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Hosting A Home Poker Game

The Hound believes that if you're going to host a home poker game, you might as well go "all-in". Invest in a nice poker table, quality playing cards, casino-style poker chips, and some comfortable chairs, and you'll be ready to go. And when you're ready to host the "ultimate home poker night", we have some ideas for that as well. Before we continue any further, it is necessary for us to remind you that gambling, even in your own home, is illegal in many states. Check out state law on the subject.

The Essentials

  • Quality playing cards: Kem makes the best playing cards in the world. Made of 100% cellulose acetate plastic, Kem cards will always spring back to their original flatness and they can't be marked or creased, making them the world's most cost-effective playing card. You can buy a deck of cards for $3, but we guarantee you that by the end of a single night of poker, they'll be useless. Kem cards, on the other hand, will last for years. Once you try a deck, you will never settle for anything less. Ideally, you'll have 2 decks so that one can be shuffled while the other is dealt.
  • Casino-style poker chips: Look for chips that are 10.5 grams or heavier. You can get cheap, plastic poker chips but it's just not the same.
  • Dealer button: Definitely nice to have. While you can use just about anything to indicate who the dealer is, a nice dealer button replicates the casino or card club experience.
  • An invitation: Email is one way to do it; eVite is another. If you're hoping to get 6-10 people, consider inviting 20 or more, as people are busy. The nice thing about eVite is that people will be able to see who else is coming, and it's easy to set up recurring events. It also allows guests the chance to talk trash prior to the game.

Lessons Learned

  • Make all the rules clear from the outset. Will you allow re-buys or add-ons? How will the pot be split at the end of the night? What time do you hope to finish? When will the blinds increase?
  • Payout a couple of places. It's nice, every once in a while, to play a Winner-Takes-All poker game, but if you want people coming back, it is often better to pay out to the top few spots (1st, 2nd, and 3rd for example). A 50/30/20 split of the pot usually means that 3rd place wins their buy-in back, 2nd place comes out ahead for the night, and 1st place should be buying the first round of drinks at the bar.
  • Count out stacks for the players before they get there. Don't use all the chips you've got in case you want to allow re-buys, add-ons, and to color up chips as the night wears on.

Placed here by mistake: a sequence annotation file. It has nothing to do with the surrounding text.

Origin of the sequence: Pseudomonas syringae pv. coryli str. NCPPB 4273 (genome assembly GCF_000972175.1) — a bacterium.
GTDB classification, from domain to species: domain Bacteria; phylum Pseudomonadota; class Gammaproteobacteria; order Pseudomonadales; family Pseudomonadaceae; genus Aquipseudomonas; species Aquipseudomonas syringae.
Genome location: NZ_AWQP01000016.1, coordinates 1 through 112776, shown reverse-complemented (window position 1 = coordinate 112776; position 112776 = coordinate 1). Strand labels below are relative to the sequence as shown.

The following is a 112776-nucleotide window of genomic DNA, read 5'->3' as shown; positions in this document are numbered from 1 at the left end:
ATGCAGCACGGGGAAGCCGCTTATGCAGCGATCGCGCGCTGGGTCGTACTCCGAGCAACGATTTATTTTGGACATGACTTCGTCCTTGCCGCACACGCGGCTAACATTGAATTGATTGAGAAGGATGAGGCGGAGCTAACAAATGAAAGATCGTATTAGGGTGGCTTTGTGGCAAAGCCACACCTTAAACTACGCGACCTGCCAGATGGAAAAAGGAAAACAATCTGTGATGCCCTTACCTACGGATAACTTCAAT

• Schedule the poker night right after paydays (1st and 15th of the month). Everyone is a little more casual with their funds right after being paid. Believe it or not, this will help attendance.
  • Food and drinks. Make sure everyone knows if food and beverages will be provided. Your guests should have no problem chipping in for anything that you go out and buy; additionally, they should have no issue with bringing a six-pack or some chips and salsa if it's pot-luck. Just let everyone know ahead of time.


  • High-Stakes Hold 'Em. If you usually host a $20 buy-in or $40 buy-in, try a $100 buy-in once a month. You'd be surprised how many people are interested in the action.
  • Host a Beginner's Night. Some people are fascinated by poker, but intimidated by their lack of experience, or by losing too much money. Invite beginners only, use a buy-in that everyone is comfortable with, explain the basics of the game, and play a practice hand or two. Starting with Limit Poker (a maximum raise amount, and a maximum number of raises per round) is a good way to ensure that everyone stays in the game for a while. During the game, help the newbies with basic strategy, table etiquette, and of course, poker lingo.
  • Pre-Party Poker. Host a poker night on a Friday or Saturday night as a way to ease into an evening of partying. Start around 8 or so, play for a couple hours, have a few drinks, and you'll be ready for the evening ahead.

Ultimate Home Poker Night

  • Custom poker chips: Have your initials, company logo, or some other artwork printed on the chips to really show your style. Usually, you'll pay about $1 a chip for custom chips, and there will be a minimum. Be sure to have a denomination printed on the chips to make it easy for players to know how much they've got.
  • Invest in software that tracks time, blinds, and payouts. Donohoe Digital, a software company based in Colorado, sells software that will allow the host to set the buy-in, re-buys, add-ons, payouts, time limits for each round, antes and blinds, and a whole lot more. When you really want to take your home game to the next level, pay a visit to Donohoe Digital.
  • Create a website for your regular poker group and keep track of the Money Leaders (like they do on the World Poker Tour or even with the PGA Money List in golf). You would be amazed how often guys will check it, and it's a great way to encourage players to keep coming back. Here's an example.